India has approved a plan to buy 30 billion rupees ($500 million) worth of night-vision equipment for its armed forces, a government official says.
At an April 2 meeting of the Defense Acquisition Council, the highest decision-making body in the country’s defense affairs, Indian Defense Minister A.K. Antony approved the procurement of around 5,000 third-generation thermal-imaging and night-vision devices for the country’s Russian-origin T-72 and T-90 battle tanks and its BMP Infantry Combat Vehicles (ICVs), a defense official says.
Programs already are under way to equip T-72 tanks with 700 thermal imaging standalone systems (Tisas) and 418 thermal fire control systems at a cost of around $230 million. About 300 Israeli Tisas have been installed already as part of the T-72 upgrade program.
For the T-72 tanks, 2,000 more pieces of thermal imagers will be procured at a cost of about 10 billion rupees; 1,200 pieces will be bought for the T-90 battle tanks for nearly 9.6 billion rupees and 1,780 pieces for infantry combat vehicles costing 8.6 billion rupees, the official says.
The thermal imagers are currently being produced by state-owned Bharat Electronics Limited. In 2007 the company signed a memoranda of understanding withElectro Optics Ltd. for the local production and support of thermal imaging systems.
Another company to benefit from the Indian demand is Star Defense Systems. The Israeli firm Star Night Technologies Limited’s subsidiary won a tender estimated at $30 million to supply night-vision equipment to the Indian army in 2007.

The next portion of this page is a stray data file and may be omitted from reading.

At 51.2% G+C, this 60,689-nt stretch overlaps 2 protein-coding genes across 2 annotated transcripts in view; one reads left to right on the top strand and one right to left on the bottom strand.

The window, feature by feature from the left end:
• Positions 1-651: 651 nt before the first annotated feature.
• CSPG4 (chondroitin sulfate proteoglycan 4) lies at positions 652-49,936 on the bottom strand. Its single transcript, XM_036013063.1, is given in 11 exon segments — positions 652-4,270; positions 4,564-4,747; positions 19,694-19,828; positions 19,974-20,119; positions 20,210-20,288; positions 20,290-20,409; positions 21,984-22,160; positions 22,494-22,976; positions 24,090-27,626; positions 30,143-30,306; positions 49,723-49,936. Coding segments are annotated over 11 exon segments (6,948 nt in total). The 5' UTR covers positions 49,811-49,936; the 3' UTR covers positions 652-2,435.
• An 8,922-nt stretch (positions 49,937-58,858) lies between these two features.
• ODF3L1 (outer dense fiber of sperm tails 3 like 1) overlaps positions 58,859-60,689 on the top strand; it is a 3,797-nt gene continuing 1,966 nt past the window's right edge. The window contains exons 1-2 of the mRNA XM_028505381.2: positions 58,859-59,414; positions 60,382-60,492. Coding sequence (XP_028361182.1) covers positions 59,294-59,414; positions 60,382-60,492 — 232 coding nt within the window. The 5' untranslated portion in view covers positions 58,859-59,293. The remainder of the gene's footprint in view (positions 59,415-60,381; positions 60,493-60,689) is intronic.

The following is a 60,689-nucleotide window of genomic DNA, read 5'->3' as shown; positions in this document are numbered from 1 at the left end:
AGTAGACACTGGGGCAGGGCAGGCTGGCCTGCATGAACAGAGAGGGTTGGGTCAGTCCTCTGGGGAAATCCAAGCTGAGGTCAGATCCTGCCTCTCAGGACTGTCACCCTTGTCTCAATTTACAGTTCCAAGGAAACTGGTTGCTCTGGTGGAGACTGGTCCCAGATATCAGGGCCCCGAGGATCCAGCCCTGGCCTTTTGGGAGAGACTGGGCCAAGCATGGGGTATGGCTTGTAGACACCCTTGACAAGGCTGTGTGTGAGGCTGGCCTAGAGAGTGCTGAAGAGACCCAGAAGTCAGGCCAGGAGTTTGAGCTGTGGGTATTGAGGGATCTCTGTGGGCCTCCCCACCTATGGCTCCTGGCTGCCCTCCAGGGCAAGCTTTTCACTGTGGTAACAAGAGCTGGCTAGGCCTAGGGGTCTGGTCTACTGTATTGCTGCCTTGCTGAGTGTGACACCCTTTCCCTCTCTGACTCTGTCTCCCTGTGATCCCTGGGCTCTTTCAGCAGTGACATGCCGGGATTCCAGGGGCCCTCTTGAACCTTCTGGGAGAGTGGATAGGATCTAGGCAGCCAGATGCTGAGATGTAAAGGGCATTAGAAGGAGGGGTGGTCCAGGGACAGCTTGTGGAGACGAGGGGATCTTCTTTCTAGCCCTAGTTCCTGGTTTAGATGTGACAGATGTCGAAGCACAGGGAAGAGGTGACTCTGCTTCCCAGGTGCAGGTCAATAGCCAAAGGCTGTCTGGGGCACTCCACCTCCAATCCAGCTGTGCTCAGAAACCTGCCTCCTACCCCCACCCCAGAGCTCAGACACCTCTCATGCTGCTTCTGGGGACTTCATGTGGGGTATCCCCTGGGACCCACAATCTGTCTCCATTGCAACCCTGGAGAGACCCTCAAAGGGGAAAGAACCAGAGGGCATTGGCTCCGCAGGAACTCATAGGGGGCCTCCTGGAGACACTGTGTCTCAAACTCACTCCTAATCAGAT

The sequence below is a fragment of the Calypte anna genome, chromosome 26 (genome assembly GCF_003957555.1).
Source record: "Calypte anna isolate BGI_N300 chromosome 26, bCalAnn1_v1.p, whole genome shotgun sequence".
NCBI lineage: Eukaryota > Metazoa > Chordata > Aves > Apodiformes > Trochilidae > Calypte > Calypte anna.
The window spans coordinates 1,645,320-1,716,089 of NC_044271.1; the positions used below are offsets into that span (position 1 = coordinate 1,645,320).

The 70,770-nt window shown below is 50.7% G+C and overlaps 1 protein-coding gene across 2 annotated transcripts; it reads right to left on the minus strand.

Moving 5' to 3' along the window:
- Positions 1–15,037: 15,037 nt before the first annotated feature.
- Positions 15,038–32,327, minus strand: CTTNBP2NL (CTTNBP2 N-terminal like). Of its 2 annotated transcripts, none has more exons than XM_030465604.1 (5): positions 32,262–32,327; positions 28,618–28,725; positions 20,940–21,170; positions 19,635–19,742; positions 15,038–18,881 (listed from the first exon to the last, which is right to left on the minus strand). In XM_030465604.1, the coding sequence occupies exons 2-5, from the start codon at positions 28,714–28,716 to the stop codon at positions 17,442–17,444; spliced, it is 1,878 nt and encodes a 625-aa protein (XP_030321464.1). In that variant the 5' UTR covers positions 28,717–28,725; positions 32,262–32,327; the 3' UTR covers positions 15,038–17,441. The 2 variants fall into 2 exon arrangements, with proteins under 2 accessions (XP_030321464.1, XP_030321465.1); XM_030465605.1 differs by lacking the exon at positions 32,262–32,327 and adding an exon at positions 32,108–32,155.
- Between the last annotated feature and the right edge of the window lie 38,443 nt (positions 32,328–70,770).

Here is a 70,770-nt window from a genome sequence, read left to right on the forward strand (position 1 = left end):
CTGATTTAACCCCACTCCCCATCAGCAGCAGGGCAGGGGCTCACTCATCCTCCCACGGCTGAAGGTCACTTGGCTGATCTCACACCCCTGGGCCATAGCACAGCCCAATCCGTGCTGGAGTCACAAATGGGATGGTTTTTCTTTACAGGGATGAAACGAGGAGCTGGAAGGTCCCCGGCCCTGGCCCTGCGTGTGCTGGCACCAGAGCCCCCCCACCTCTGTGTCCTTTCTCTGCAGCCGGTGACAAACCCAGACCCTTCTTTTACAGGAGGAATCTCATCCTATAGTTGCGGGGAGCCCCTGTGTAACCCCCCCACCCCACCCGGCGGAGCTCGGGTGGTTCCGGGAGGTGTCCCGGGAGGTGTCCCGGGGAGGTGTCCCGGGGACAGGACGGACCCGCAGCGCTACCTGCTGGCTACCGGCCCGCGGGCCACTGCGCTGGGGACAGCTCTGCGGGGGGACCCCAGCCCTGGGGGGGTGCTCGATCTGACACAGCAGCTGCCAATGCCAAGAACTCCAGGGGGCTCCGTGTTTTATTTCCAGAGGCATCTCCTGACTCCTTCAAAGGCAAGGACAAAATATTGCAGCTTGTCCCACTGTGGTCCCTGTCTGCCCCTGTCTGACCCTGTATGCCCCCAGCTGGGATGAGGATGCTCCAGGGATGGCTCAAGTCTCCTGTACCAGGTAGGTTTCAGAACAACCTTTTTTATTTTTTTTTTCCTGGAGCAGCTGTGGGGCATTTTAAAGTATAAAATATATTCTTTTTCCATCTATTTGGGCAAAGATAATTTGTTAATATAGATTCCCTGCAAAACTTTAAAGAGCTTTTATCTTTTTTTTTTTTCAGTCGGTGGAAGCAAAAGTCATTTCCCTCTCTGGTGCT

India’s army has been concerned about the night-fighting capabilities of its mechanized fleet that includes T-72 and T-90 tanks and ICVs. It is believed that only half of the armed forces’ tank fleet currently have this capability.
It “will enable tanks and ICVs to have the capability to fight in both day and night conditions,” the defense official says.
The defense ministry also cleared a proposal to upgrade the existing inventory of M-46 130mm artillery guns to 155mm guns through the Ordnance Factory Board (OFB). The OFB is modernizing its facilities under a 150 billion rupee plan.
India plans to spend about $100 billion to modernize its aging military hardware over the next decade to compete with the defense potential of neighbors Pakistan and China. India continues to be the world’s leading arms importer.